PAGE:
If and when my vision comes to pass; if and when someone in a position of power really, genuinely, cares enough to hear what I have to say I will tell them this on behalf of the countless other parents like me–
“Senators, do you know what it’s like to hear the ticking of a bomb that you know will explode all over you and your child and you feel helpless because you do not know how to stop it from happening? Do you know what it’s like to hold your critically sick, sobbing child and know that your resources to help are limited? Do you know what it’s like, Senators, to watch a greedy gaggle of pharmaceutical and health insurance lobbyists create a mindset that only some in this country, the United States of America, are eligible for health insurance –obscenely expensive health insurance at that? Excuse me for buying into that line that we are all “under God” around here and that the life of every American matters, all lives because, quite frankly, I don’t believe you for a minute. Your actions just don’t match your words.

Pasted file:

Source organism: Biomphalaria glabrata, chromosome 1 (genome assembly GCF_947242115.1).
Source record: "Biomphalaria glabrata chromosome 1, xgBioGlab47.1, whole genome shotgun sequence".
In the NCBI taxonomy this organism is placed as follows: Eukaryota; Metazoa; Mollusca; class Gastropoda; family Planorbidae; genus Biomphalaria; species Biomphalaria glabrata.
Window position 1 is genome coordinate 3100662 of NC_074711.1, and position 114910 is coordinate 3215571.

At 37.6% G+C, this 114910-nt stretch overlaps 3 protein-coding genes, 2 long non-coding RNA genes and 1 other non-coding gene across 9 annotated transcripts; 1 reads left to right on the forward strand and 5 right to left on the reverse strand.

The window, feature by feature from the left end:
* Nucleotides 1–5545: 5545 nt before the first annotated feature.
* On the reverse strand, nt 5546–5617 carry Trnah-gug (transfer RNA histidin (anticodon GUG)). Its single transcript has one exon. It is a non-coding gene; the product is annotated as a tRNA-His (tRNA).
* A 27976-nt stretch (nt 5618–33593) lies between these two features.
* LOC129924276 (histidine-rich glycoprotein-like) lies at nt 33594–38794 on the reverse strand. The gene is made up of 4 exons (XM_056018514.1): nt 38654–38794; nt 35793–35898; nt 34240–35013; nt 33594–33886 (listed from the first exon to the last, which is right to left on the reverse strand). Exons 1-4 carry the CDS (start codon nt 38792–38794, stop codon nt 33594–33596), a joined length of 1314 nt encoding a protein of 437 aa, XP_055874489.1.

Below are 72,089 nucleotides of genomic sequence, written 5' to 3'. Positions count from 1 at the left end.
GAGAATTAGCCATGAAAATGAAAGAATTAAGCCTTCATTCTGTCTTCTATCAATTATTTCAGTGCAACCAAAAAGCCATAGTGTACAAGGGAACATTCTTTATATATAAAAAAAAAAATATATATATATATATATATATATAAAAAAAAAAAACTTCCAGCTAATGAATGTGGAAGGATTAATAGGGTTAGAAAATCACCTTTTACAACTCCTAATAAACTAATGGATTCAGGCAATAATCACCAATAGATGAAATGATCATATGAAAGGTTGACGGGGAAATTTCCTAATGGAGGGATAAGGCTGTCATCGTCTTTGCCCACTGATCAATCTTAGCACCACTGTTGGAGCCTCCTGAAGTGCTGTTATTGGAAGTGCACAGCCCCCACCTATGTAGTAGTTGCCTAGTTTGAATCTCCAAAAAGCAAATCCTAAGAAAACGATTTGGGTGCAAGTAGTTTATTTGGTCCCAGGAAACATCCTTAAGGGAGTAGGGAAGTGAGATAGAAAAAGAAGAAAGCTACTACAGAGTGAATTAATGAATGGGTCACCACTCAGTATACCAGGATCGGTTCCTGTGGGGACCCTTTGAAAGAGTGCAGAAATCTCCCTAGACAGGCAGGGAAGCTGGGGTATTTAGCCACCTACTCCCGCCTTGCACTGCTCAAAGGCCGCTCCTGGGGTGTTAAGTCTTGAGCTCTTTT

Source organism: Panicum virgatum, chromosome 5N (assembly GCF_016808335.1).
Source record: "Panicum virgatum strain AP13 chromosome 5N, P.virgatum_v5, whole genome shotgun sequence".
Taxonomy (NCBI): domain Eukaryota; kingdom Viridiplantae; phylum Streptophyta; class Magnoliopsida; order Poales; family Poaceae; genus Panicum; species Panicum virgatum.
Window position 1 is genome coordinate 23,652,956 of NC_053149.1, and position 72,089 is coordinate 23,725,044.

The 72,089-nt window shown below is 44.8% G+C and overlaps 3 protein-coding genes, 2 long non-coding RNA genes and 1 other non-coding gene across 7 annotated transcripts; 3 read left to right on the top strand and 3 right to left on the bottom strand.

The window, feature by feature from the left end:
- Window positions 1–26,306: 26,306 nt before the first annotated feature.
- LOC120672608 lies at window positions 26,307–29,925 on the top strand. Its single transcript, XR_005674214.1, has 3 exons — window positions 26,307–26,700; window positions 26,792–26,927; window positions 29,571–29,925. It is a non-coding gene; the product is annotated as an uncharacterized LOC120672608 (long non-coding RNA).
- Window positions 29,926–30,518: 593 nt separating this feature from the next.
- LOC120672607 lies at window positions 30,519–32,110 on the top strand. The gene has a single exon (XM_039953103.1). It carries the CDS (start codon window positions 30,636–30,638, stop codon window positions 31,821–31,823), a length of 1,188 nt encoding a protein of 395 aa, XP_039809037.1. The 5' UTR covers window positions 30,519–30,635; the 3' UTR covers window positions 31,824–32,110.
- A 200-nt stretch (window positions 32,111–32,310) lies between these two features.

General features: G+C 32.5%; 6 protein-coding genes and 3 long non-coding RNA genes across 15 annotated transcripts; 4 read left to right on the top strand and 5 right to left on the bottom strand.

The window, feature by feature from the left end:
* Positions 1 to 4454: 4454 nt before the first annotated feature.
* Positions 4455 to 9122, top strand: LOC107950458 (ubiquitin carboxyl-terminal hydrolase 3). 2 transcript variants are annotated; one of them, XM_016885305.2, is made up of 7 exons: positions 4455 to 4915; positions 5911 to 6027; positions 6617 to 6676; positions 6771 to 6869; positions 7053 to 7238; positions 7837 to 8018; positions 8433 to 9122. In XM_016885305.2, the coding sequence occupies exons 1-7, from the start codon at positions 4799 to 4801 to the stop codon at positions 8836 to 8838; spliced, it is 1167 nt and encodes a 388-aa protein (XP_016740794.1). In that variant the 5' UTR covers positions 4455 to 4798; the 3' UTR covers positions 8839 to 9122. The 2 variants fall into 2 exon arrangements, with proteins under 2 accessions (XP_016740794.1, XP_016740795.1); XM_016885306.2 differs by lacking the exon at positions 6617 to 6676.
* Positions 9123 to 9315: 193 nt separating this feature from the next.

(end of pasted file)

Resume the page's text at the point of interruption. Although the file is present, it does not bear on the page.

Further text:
Since the day I was able to put my 24 year old adult child back on my insurance, I have given thanks every day for President Obama’s gift to us, the Affordable Health Care Act. Because of this visionary president, my son, along with 2.5 million young adults age 19-25 now receive medical insurance. (Retrieved from http://www.bloomberg.com. Bloomberg. December 14, 2011) Esteemed Senators, I am stunned as I further study this amazing, astoundingly comprehensive, well written act (yes, I have read all 974 pages) and the Bloomberg reports on it, that this president’s administration struggles to “convince Americans that the overhaul will be beneficial.” I struggle because you see, that’s where all of you come in. It is your job to take the message of “benefits” to the people. It is your job to say this is not about an “overhaul,” it is about doing what is right for every single one of our citizens, especially the least of these, the most vulnerable. It’s your job to tell everyone that the “benefit” of keeping this Act in tact is that everyone, every life is valued in this country – that is what you say when the cameras are rolling – that every citizen matters. Do you mean it when the cameras are not rolling? Prove it.